Dante studied him for a moment, but he didn’t move or speak again. She took her journal out of her backpack and began to draw Addis sitting in the chair. As she finished, she heard a gentle snore. She got up and stretched, and then walked over to where the Brox were working.
She approached the closest Brox. “Is there something I can do to help?” she asked.
Without stopping what it was doing, the Brox answered, “Do you know what it is we’re doing?”
They were weaving some kind of baskets, or maybe it was some kind of chair. Four arms were moving very quickly, and Dante had trouble keeping up.
She finally answered, “Well, it looks kind of like you’re weaving something, but you’re going so fast it’s hard for me to tell exactly what you’re doing.”
Without stopping the Brox simply said, “It would take me more time to explain than I would gain by your help.”
Dante just nodded, feeling stupid. Then the Brox gave her what looked to be a smile. “But I’m glad you asked. I doubt your friends would. They seem to be a little lazy. You at least were doing something.”
Dante looked over to where Addis was sleeping, mouth wide open, looked back at the Brox and they both laughed.
“I’m Turra,” she said, “ and if you want something to do, why don’t you just go spend some time with the little ones. It will be a treat for them to play with someone new.”
Dante wandered back over to where the Brox children were playing, and spent the rest of the afternoon with them. She learned several new games – all all of which required a lot of arms – but no one yelled at her if she did something wrong, and she found herself having a very good time even though she wasn’t very good. It was just fun to be playing and having a good time.
Suddenly, without warning, banks of fog started rolling in. It was so thick that you couldn’t see through it. Dante stopped in her tracks, the swirling mass surrounding and blinding her. She was a bit frightened, and was surprised that none of the Brox children seemed to panic.
She heard a voice to her left saying, “Central point here. Central point here.”
She wasn’t sure what to do, but as she heard and felt movement around her began moving toward the sound of the voice. She could hear the footsteps of the other Brox, and occasionally she bumped into someone. There would be a “sorry,” from the fog, and they all kept moving toward the voice calling “central point here.”
When she began bumping into more and more bodies, she stopped. There seemed to be a large group where she was standing. There was a moment of quiet, and then the voice spoke again.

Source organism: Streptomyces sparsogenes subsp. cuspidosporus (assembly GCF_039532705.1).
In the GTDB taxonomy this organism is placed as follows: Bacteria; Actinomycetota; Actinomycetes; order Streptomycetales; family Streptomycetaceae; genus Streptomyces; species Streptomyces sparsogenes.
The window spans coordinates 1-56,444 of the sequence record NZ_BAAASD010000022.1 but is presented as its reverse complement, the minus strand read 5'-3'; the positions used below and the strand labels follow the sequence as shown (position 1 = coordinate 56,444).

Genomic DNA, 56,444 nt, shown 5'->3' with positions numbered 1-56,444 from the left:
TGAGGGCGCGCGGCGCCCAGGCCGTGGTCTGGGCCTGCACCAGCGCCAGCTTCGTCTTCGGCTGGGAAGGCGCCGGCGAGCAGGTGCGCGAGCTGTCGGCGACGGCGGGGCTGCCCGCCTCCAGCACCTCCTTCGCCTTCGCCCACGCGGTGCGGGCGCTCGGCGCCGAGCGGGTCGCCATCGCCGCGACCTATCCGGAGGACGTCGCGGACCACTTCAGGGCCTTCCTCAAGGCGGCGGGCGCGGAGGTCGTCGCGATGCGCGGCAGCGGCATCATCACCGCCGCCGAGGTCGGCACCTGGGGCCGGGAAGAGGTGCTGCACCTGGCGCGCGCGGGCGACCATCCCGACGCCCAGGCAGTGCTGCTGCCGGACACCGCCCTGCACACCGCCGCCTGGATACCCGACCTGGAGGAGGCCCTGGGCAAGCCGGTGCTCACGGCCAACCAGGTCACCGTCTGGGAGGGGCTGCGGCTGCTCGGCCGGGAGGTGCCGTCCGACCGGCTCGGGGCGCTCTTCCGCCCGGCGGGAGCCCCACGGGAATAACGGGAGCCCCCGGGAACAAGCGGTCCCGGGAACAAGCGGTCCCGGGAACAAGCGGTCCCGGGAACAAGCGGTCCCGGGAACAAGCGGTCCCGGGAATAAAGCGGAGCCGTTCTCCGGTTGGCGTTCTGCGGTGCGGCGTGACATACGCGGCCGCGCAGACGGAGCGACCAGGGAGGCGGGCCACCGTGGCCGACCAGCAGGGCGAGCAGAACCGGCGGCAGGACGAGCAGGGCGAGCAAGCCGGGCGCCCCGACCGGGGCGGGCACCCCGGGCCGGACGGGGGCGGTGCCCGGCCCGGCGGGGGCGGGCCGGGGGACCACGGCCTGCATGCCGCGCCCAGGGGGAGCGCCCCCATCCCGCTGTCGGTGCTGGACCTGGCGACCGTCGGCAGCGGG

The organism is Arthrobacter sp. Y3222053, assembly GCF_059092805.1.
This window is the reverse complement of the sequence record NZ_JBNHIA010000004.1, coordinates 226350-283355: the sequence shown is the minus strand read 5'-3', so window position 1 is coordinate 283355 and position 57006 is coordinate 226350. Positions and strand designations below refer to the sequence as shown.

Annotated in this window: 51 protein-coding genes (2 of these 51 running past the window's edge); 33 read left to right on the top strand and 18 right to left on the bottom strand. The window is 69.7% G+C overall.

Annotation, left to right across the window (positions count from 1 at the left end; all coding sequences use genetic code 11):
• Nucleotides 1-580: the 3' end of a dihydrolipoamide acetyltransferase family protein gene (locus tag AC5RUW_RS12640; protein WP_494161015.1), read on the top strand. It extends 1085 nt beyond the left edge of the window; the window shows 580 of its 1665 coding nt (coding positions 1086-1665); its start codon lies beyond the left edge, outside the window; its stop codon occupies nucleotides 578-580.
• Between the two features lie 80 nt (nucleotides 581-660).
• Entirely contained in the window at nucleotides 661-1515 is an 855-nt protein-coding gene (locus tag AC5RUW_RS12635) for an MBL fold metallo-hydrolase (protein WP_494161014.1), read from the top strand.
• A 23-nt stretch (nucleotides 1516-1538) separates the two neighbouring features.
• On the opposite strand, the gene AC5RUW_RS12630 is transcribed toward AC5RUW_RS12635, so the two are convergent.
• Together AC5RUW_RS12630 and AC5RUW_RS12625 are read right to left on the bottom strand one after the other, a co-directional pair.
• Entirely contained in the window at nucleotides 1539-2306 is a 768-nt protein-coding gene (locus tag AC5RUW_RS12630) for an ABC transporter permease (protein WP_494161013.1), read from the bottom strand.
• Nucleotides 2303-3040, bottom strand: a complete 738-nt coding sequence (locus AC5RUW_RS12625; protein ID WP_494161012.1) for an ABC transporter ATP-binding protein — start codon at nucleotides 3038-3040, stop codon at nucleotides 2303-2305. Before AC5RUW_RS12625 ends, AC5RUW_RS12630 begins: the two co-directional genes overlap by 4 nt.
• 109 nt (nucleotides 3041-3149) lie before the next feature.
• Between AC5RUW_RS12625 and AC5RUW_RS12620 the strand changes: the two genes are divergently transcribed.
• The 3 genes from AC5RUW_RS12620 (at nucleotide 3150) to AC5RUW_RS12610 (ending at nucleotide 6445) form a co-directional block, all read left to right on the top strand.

“Everyone call out.”
And then each Brox began to call out their name. It was very orderly, and Dante realized that they all knew the order in which to give their names. When they were done, the voice said, “Visitors?”
“I’m here,” Dante said, “but I don’t know about Addis or Seeya.” At that moment something smacked her from behind. She heard a thump.
“Ouch!” she said rubbing the back of her head.
“Sorry,” it was Seeya’s voice. “I couldn’t see a thing, but I flew toward the sound of your voice.”
As she rubbed her head she heard Addis’ voice off to her right.
“I’m on my way,” he said. He was heading toward them, holding a yellow fog light in front of him, and working his way toward the group. Once he reached Dante’s side he put the light back in his bag.
“That’s not really very helpful after all,” he said.
“Good,” the voice said. “Everyone stand still and don’t move.” There was a collective groan.
“I know, I know,” the voice said, “but we can’t risk anyone getting lost or hurt. Just sit down and wait.”
Dante felt the ground around her and sat down. She wondered how long they would be waiting there. She asked, “How long does this usually last?”
“We don’t know.” She recognized Turra’s voice. “Sometimes it just lasts for a little while, and other times it lasts a long time. We lose a lot of work time.”
“Not to mention it makes us crazy just having to sit here and do nothing!”
“How long has this been happening?” It was Addis who asked this question.
“Well, it’s hard to say. Of course it’s distressing each time it happens so it seems like a long time, but now that I think about it, it’s probably only been two or three dig cycles.”
Of course, only the Brox knew what a dig cycle was, but the answer seemed to satisfy Addis.
He spoke again. “I’ll bet it’s about as long as the sudden rain storms have been happening at the Bulu.”
“What’s a Bulu?” asked a small voice.
“Not now, dear.”
They sat for a few more minutes, and you could hear restless shifting. Then, in the distance, a faint sound of chanting could be heard.
“Oh good, the diggers are coming back.”
The first voice began calling out, “Central point here, central point here,” and gradually the chanting stopped. Soon Dante heard shuffling footsteps moving toward them, and when he spoke she recognized Greff’s voice.
“We were mid-way through the day’s tying cycle.”